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There is no one right training system or simplified cookbook of techniques that will provide the best possible outcome given all the different factors of each species and the human objectives involved. Instead, knowing which techniques to use and when to use them is a matter of degrees and variables and greatly depends on the context of the situation. Training and teaching is always individual: a study of one (as Dr. Susan Friedman puts it). Ultimately, it is the goal of any managed care (captive) environment to provide optimal welfare and happiness for the animals while living within the constraints of the situation. This will mean choosing a holistic approach to care that balances the needs of the animal and the trainer. Technique choice, handling methods, environment, medical care and training objectives are all examples of choices that must be taken into account when determining the overall well-being of the animal. So how do we know if we are doing a good job? How do we measure if the balance has been well struck?
At ATR Int’l, we judge our techniques and choices on the measurable and definable net effect on our animals’ relationships with the trainers and the system. There are several behavioral indicators we look for in our animals that let us know our relationship bank account is high and the animals are happy and in good welfare.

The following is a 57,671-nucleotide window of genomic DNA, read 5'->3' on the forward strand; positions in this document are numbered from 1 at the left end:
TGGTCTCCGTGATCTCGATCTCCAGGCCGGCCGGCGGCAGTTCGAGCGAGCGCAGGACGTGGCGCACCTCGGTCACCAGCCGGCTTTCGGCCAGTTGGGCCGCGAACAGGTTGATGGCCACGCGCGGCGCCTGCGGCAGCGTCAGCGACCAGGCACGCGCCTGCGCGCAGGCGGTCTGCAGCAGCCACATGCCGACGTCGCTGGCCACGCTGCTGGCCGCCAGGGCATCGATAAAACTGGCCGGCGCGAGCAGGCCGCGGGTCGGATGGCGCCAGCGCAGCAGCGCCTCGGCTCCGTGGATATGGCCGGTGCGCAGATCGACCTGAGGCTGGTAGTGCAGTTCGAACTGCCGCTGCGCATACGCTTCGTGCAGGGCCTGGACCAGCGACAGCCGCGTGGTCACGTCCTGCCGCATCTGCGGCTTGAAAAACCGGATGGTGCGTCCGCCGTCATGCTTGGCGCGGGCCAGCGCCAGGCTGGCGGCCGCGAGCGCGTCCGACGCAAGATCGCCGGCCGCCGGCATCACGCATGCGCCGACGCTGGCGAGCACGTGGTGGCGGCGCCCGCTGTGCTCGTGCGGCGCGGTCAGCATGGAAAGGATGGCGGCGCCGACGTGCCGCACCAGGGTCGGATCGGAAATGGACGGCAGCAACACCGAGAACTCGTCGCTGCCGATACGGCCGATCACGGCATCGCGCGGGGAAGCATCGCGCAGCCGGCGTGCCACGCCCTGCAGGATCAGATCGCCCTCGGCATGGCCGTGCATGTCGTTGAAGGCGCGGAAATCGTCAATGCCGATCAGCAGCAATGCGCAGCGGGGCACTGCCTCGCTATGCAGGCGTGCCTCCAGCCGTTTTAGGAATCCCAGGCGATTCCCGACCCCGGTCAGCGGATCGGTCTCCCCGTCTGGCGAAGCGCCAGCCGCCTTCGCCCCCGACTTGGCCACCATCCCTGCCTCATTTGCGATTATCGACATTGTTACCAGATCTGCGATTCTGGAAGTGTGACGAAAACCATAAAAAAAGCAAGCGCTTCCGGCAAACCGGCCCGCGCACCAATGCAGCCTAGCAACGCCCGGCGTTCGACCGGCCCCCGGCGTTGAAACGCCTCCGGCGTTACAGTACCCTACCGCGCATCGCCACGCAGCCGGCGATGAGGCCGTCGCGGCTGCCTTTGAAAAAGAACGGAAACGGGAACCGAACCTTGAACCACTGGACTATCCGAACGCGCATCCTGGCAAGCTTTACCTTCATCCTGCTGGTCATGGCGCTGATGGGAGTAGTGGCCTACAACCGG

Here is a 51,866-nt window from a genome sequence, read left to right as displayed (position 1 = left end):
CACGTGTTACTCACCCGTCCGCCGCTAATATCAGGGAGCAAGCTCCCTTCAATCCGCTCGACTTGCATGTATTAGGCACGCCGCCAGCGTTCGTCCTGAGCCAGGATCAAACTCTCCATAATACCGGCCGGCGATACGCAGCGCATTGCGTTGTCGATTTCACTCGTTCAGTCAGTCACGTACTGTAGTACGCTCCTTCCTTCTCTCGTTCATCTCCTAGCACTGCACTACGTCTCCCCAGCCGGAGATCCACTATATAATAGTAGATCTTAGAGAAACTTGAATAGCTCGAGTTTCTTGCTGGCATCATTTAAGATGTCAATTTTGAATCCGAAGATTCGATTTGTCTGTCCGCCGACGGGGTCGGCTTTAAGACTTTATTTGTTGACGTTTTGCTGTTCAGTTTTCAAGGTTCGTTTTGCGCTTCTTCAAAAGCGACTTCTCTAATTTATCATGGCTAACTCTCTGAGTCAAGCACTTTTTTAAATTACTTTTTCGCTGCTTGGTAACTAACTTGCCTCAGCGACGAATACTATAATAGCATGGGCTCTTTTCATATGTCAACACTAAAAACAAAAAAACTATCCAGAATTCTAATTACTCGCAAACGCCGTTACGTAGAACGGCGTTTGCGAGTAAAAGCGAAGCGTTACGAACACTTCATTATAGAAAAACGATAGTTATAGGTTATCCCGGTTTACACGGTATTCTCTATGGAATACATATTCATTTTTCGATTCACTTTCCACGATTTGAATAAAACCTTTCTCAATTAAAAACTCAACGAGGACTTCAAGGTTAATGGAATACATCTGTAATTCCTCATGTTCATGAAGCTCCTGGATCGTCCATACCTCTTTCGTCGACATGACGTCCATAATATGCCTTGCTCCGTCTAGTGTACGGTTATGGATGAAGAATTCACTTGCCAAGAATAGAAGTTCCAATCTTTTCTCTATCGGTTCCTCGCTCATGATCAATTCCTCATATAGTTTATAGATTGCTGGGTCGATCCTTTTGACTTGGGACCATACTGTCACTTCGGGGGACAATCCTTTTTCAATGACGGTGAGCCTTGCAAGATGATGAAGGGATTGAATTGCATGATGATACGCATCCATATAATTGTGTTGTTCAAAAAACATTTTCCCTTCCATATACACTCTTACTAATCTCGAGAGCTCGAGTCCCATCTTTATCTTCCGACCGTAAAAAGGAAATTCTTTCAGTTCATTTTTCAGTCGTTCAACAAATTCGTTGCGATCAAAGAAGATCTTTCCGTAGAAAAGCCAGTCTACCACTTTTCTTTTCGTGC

- Is the animal engaged and interested in people and interactions?
- Does the animal’s behavior indicate that it wants to participate by approaching eagerly without any coercion?
- Does the animal choose to cooperate in free space with no control (such as leashes, halters, jesses, etc.)?
- Does the animal’s behavior and body language indicate that it is calm, comfortable, and relaxed during training and outside of a session?
So now a question for discussion: what specific characteristics or specific behaviors do YOU look for in your animals (please state the species) that you use that indicate your choices are/have been effective in managing this best outcomes balance?